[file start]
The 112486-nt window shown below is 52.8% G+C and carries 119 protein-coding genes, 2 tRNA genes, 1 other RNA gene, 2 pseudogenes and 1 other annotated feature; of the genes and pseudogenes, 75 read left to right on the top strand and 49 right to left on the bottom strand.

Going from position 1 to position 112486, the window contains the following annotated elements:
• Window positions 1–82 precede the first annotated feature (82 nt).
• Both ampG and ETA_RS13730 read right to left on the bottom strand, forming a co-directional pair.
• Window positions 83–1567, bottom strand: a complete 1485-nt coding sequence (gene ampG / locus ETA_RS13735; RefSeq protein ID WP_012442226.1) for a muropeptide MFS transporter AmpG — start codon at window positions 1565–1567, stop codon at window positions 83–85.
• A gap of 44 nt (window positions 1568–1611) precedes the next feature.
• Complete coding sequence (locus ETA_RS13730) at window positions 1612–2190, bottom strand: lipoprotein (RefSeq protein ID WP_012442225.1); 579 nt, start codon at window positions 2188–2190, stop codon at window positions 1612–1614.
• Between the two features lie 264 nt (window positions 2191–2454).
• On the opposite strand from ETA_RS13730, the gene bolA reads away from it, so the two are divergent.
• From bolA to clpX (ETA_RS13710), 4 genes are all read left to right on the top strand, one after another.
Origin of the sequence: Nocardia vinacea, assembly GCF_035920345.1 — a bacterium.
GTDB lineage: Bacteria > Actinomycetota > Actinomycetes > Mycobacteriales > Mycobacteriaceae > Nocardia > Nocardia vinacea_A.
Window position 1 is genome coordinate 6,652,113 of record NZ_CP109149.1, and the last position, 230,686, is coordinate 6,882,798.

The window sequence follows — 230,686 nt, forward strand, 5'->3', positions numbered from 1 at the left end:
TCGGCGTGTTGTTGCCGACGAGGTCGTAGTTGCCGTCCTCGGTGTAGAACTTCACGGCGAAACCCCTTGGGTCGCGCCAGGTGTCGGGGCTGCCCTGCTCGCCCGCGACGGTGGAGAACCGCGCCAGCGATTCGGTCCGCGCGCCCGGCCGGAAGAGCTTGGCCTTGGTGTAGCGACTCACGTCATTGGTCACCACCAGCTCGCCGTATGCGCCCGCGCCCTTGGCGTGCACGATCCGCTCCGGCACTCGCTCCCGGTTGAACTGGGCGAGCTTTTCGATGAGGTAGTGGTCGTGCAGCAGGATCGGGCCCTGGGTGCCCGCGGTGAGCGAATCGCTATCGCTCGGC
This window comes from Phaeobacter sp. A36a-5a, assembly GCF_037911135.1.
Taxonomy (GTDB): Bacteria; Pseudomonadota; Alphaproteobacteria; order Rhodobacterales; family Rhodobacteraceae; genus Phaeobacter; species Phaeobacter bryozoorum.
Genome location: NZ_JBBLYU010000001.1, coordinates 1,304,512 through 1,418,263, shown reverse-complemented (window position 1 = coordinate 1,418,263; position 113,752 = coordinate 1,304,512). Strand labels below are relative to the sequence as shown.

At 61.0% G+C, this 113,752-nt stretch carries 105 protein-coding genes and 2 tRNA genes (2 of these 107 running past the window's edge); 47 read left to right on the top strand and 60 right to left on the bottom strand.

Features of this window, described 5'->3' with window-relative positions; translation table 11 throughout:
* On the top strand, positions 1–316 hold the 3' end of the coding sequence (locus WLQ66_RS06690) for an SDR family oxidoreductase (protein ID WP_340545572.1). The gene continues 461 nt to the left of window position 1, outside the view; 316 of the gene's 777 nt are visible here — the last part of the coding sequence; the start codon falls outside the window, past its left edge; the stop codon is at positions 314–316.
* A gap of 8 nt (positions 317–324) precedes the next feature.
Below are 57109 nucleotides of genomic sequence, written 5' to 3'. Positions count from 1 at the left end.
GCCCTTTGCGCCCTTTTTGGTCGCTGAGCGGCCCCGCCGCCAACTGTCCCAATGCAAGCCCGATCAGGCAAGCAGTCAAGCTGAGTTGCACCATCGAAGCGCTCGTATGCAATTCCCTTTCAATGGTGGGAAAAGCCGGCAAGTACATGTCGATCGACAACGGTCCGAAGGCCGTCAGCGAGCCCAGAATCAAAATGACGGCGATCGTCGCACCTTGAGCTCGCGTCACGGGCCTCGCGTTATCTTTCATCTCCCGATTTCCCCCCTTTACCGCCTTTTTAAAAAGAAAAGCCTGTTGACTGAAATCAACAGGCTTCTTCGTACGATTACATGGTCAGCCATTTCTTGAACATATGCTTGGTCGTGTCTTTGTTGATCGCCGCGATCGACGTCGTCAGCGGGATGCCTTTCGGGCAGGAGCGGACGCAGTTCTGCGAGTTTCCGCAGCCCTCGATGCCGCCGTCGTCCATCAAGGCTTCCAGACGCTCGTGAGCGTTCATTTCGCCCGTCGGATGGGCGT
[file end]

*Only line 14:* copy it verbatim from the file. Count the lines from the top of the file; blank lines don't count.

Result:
The window sequence follows — 230,686 nt, forward strand, 5'->3', positions numbered from 1 at the left end: